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while at school, I took Cocker's Treatise of Arithmetic, and went through it by myself with the utmost ease. I also read a book of navigation by Seller and Sturmy, and made myself master of the little geometry it contains, but I never proceeded far in this science. Nearly at the same time I read Locke on the Human understanding, and the Art of Thinking by Messrs. du Port Royal.

While laboring to form and improve my style, I met with an English Grammar, which I believe was Greenwood's, having at the end of it two little essays on rhetoric and logic. In the latter I found a model of disputation after the manner of Socrates. Shortly after I procured Xenophon's work, entitled, Memorable Things of Socrates, in which are various examples of the same method. Charmed to a degree of enthusiasm with this mode of disputing, I adopted it, and renouncing blunt contradiction, and direct and positive argument, I assumed the character of a humble questioner. The perusal of Shaftsbury and Collins had made me a sceptic ; and being previousiy so as to many doctrines of Christianity, I found Socrates's method to be both the safest for myself, as well as the most embarrassing to those against whom I employed it. It soon afforded me singular pleasure; I incessantly practiced it; and became very adroit in obtaining, even from persons of superior understanding, concessions of which they did not foresee the consequences.

Thus I involved them in difficultices from which they were unable to extricate themselves, and sometimes obtained victories, which neither my cause nor mv arguments merited.

This method I continued to employ for some years; but I afterwards abandoned it by degrees, retaining only the habit of expressing myself with modest diffidence, and never making use, when I

it appears to me that such a thing is so or so, for such and such reasons; or it is so, if I am not mistaken. This habit has, I think, been of considerable advantage to me, when I have had occasion to impress my opinion on the minds of others, and persuade them to the adoption of the measures I had suggested. And since the chief ends of conversation are, to inform or to be informed, to please or to persuade, I could wish that intelligent and well-meaning men would not themselves diminish the powers they possess of being useful by a positive and presumptuous manner of expressing themselves, which scarcely ever fails to disgust the hearer, and is only calculated to excite opposition, and defeat every purpose for which the faculty of speech has been bestowed upon man. In short, if you wish to inform, a positive and dog:natical manner of advancing your opinion may provoke contradiction, and prevent your being heard with attention. On the other hand, if, with a desire of being informed, and of benefiting by the knowledge of others, you express yourself as being strongly attached to your opinions, modest and sensible men, who do not love disputation, will leave you in tranquil possession of your errors. By following such a method, you can rarely hope to please your auditors, conciliate their good-will, or work conviction on those whom you may be desirous of gaining over to your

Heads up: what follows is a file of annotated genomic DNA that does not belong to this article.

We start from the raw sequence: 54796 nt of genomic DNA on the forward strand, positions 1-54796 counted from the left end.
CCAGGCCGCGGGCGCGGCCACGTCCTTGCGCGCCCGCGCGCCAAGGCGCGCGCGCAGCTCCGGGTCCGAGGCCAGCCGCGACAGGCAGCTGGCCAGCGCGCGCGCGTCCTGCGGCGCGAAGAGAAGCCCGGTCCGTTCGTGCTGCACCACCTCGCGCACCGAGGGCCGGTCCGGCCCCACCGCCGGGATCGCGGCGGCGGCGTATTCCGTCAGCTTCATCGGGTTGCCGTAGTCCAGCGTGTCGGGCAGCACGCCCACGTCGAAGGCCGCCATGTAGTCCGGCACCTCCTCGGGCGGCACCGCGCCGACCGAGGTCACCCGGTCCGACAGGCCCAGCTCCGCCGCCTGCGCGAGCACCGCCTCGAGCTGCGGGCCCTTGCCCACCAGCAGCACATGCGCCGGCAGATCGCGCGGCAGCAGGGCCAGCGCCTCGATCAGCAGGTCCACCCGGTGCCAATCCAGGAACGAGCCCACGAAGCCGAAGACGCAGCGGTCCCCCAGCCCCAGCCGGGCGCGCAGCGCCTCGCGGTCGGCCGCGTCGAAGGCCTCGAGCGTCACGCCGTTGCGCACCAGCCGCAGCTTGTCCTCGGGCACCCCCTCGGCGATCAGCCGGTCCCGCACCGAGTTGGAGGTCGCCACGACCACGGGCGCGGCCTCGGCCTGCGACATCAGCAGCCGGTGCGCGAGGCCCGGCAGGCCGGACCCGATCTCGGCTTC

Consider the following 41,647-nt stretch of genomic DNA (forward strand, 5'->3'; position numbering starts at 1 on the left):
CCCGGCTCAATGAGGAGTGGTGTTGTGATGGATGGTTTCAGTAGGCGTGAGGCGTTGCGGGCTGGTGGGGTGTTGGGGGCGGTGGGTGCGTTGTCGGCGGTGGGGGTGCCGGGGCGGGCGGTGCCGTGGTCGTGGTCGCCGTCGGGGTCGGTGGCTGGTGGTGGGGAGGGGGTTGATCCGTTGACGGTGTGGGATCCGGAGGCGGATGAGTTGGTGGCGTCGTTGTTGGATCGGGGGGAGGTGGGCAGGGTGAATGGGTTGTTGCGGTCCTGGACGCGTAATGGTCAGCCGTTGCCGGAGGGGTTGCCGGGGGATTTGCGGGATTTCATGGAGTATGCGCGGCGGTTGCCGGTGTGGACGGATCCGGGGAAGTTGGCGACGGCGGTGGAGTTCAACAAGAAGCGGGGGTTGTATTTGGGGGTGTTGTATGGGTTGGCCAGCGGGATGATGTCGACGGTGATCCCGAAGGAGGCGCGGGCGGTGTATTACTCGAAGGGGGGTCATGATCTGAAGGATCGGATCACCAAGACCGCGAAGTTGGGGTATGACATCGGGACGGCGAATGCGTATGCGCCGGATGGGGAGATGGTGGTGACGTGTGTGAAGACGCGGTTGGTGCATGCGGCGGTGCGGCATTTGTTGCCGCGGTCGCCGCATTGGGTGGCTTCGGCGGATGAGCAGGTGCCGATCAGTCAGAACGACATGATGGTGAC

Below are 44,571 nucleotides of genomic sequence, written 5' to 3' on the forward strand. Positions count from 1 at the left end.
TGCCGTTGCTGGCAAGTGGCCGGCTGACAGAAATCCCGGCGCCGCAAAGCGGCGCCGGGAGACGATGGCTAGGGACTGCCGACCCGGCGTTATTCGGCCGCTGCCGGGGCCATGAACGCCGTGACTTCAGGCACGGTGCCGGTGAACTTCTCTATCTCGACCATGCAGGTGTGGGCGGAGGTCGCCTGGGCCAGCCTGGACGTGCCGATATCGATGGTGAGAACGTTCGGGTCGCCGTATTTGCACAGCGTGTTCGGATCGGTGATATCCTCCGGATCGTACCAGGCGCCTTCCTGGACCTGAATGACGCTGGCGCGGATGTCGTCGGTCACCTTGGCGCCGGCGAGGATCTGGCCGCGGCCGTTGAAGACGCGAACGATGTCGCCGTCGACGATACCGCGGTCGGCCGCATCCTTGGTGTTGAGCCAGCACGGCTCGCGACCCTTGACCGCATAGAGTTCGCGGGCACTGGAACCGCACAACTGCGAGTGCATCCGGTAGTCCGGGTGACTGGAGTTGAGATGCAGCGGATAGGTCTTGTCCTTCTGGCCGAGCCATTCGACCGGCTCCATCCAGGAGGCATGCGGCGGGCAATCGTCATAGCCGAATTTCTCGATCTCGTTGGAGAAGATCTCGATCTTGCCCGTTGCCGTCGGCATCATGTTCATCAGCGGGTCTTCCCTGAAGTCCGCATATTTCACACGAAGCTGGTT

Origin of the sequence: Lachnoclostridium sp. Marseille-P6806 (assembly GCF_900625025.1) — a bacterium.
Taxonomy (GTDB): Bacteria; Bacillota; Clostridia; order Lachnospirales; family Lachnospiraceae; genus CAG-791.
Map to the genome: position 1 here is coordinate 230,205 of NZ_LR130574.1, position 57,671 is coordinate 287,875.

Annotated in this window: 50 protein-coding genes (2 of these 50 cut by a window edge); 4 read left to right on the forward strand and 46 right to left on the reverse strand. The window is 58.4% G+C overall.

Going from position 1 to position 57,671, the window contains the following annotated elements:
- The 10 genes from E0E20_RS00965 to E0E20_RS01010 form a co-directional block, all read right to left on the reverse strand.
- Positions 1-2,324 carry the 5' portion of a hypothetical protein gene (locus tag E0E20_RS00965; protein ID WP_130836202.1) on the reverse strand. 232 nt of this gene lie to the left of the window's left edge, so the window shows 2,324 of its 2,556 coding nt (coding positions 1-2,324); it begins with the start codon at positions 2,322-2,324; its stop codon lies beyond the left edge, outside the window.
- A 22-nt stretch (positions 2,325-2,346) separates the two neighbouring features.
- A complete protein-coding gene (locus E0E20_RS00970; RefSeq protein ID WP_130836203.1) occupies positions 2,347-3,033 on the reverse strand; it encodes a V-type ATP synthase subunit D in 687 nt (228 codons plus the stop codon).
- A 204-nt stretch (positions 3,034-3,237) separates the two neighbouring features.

Pope judiciously observes,

Men must be taught as if you taught them not, And things unknown propos'd as things forgot. And in the same poem he afterwards advises us, To speak, tho' sure, with seeming diffidence.


He might have added to these lines, one that he has coupled elsewhere, in my opinion with less propriety. It is this:

For want of modesty is want of sense.

If you ask why I say with less propriety, I must give you the two lines together :

Immodest words admit of no defence,

For want of decency is want of sense.

Now want of sense, when a man has the misfortune to be so circumstanced, is it not a kind of excuse for want of modesty? And would not the verses have been more accurate, if they had been constructed thus:

Immodest words admit but this defence,
That want of decency is want of sense.

But I leave the decision of this to better judges than myself.

In 1720, or 1721, my brother began to print a new public paper. It was the second that made its appearance in America, and was entitled the New-England Courant. The only one that existed before was the Boston News Letter. Some of his friends, I remember, would have dissuaded him from this undertaking, as a thing that was not likely to succeed; a single newspaper being, in their opinion, sufficient for all America. At present, however, in 1777, there are no less than twenty-five. But he carried his project into execution, and I was employed in distributing the copies to his customers, after having assisted in composing and working them off.